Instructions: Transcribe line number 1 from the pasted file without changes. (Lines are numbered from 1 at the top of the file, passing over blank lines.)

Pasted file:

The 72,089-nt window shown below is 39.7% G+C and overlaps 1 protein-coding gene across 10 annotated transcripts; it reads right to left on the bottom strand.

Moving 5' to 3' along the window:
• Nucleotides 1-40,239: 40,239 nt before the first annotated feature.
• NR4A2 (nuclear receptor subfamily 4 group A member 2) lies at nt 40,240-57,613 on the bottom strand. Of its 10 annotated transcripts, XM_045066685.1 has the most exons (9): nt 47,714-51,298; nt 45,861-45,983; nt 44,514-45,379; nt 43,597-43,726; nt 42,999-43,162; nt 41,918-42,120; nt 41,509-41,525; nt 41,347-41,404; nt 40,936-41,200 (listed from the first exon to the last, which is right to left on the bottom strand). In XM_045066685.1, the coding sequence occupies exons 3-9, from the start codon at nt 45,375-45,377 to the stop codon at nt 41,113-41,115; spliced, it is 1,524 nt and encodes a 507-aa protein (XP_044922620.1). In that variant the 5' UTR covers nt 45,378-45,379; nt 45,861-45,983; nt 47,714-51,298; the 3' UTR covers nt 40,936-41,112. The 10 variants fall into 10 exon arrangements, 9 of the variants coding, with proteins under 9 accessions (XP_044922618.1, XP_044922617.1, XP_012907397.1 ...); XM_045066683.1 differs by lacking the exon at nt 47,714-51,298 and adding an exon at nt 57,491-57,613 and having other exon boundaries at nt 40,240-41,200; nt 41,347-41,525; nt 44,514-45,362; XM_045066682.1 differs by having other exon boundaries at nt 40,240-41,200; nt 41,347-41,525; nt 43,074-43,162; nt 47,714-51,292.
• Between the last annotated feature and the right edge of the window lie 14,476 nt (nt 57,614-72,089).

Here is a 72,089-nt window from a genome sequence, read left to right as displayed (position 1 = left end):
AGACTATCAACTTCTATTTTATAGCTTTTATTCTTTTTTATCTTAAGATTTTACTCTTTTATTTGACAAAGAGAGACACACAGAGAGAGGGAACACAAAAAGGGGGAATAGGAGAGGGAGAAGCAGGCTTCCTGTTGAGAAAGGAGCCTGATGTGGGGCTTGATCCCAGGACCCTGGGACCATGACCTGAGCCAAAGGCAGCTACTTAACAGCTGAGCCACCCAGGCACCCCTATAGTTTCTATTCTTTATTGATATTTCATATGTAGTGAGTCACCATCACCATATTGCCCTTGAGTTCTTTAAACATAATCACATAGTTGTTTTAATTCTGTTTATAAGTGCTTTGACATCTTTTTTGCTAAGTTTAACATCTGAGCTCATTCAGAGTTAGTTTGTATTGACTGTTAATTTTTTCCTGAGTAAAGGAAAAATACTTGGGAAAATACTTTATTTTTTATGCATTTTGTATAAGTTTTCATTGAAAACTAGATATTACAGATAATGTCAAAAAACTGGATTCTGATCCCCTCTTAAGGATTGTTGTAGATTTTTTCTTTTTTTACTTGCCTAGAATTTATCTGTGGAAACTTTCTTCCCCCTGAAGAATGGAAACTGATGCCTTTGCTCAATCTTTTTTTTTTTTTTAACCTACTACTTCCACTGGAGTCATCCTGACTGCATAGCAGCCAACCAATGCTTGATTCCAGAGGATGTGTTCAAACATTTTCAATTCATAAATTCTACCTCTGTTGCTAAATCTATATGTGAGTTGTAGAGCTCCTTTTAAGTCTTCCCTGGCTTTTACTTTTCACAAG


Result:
The 72,089-nt window shown below is 39.7% G+C and overlaps 1 protein-coding gene across 10 annotated transcripts; it reads right to left on the bottom strand.